Cathay Pacific expects to lower its cash burn in the second half of 2021 to less than HK$1 billion (US$129 million) a month – down from HK$2.5-3 billion during the peak of the COVID crisis.
“There has been no significant change in the last few months in the dramatic impact COVID-19 has had on passengers to Hong Kong,” chief financial officer Rebecca Sharpe said in an invitation-only briefing. “We currently do have a very healthy liquidity balance.
“Our costs continue to be tightly controlled. Discretionary spend remains on hold.”
The company’s monthly cash burn consists of aircraft loan and lease repayments, cash support provided to subsidiaries, and fuel hedging settlements, according to a briefing.
Cathay Pacific has been operating at just 8 per cent of its pre-pandemic passenger capacity due to heightened COVID-19 restrictions in Hong Kong.
Chief customer and commercial officer Ronald Lam said in a recent Q&A session, “In the coming two months, we plan to ramp up our capacity, especially in August.
“We expect our capacity will go up about 10 per cent, and hopefully get closer to 20 per cent. Beyond August, I think, at the moment, it still quite fluid.”
The briefing said the company hopes the fourth quarter will see passenger capacity jump to 30 per cent.
Lam indicated Cathay is speaking with mainland China to open more flights and to eventually open a Hong Kong and Singapore travel bubble, which has already been postponed twice.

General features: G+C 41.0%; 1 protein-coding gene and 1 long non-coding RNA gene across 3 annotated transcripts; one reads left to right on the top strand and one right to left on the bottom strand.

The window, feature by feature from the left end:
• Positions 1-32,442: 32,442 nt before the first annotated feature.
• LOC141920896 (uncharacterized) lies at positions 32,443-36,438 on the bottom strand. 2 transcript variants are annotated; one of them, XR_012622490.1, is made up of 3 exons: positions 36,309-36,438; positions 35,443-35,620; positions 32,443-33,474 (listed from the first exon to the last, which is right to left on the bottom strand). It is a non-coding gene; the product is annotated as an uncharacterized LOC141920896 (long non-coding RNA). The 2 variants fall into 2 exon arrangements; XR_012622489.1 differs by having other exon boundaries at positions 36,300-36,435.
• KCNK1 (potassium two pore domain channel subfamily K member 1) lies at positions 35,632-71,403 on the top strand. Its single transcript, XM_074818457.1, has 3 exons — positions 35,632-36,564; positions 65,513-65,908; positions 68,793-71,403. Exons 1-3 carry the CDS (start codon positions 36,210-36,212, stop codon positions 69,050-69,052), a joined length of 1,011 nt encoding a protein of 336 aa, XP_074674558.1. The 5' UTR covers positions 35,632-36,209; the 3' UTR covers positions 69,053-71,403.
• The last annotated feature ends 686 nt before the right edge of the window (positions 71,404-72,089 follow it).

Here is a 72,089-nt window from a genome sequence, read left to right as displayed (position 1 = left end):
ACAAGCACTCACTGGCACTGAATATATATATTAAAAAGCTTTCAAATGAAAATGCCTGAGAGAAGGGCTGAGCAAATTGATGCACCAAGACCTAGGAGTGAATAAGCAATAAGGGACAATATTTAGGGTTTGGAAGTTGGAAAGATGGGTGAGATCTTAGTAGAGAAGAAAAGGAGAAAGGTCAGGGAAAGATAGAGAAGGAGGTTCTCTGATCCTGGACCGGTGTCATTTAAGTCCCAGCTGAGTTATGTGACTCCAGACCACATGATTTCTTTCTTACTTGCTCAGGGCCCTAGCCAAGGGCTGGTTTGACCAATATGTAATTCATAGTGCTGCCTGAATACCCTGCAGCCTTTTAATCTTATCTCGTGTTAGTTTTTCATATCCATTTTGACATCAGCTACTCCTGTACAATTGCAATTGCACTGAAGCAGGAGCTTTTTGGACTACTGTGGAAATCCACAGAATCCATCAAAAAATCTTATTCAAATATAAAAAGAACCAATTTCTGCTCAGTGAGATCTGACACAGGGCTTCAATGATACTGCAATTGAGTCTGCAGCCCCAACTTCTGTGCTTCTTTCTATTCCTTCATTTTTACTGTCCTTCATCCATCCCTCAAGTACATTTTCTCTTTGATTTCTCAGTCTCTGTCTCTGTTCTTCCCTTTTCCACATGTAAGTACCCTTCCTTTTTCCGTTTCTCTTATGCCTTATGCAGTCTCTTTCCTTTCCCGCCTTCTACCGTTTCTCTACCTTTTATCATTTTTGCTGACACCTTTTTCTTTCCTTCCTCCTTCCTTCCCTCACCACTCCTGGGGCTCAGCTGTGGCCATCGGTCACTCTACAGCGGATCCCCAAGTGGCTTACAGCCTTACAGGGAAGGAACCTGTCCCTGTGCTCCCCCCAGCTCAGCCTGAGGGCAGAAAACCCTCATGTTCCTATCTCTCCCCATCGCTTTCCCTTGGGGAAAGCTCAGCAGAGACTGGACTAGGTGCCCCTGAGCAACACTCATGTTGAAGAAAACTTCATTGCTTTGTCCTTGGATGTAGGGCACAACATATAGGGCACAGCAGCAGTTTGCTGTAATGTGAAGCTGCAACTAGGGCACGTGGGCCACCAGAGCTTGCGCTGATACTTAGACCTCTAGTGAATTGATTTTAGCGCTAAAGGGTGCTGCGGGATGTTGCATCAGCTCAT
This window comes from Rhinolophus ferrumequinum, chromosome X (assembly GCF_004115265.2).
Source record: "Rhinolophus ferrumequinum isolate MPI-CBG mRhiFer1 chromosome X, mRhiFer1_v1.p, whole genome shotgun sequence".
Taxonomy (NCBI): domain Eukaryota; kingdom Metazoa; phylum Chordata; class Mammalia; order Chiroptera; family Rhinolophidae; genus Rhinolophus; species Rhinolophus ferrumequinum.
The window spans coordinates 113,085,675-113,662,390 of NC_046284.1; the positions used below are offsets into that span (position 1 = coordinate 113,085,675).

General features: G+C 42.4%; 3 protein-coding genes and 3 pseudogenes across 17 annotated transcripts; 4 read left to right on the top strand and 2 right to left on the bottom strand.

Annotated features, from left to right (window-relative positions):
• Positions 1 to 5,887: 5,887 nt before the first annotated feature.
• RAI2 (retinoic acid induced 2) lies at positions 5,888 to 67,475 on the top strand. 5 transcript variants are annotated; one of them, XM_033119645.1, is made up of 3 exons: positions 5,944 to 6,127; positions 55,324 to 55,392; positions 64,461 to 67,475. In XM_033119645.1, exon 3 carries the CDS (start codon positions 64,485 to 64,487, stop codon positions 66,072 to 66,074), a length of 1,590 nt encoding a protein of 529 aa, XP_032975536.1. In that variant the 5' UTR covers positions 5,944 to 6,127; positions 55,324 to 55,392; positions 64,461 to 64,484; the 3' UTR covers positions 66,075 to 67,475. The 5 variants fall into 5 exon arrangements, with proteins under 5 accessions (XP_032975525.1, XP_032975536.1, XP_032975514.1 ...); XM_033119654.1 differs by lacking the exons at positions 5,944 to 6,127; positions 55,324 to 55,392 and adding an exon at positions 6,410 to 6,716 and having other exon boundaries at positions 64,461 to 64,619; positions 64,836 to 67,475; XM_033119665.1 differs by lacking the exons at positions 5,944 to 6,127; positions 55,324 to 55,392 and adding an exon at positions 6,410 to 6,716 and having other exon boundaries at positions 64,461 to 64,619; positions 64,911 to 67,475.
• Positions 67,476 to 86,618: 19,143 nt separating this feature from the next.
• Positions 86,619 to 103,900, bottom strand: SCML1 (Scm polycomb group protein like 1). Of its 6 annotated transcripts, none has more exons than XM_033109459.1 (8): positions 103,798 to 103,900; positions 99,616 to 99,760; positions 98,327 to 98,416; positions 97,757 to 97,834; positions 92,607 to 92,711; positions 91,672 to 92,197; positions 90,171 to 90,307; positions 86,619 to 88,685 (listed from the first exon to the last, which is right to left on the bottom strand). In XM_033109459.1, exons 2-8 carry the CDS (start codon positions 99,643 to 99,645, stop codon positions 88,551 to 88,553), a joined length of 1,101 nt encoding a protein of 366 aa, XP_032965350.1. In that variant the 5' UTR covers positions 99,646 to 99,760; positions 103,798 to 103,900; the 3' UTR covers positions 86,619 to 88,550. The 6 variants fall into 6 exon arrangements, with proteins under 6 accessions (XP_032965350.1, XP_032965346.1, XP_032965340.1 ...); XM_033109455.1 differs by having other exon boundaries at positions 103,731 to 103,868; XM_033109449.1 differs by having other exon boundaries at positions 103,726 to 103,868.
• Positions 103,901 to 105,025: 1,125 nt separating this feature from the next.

Last week, the airline ordered all pilots and flight attendants to be vaccinated by 31 August. Originally, vaccinations remained highly recommended, but now the company has mandated it across staff, at the risk of losing employment.
So far, 90 per cent of pilots and 65 per cent of cabin crew have been vaccinated, with more booked in for their appointments.
In 2020, the Hong Kong airline lost HK$21.6 billion in revenue, and the company anticipates “a very substantial loss but lower than losses in each of the halves of 2020”, according to the briefing.
The analyst briefing outlines the restructuring of the company, in order to ensure “liquidity and cost management” is the core of its response to the evolving sphere of aviation during the pandemic.
Cathay Airlines announced earlier this month they were closing their Australian base, following the close of its Canadian pilot base and regional offshoot Cathay Dragon, cutting 5,900 jobs since the beginning of the pandemic.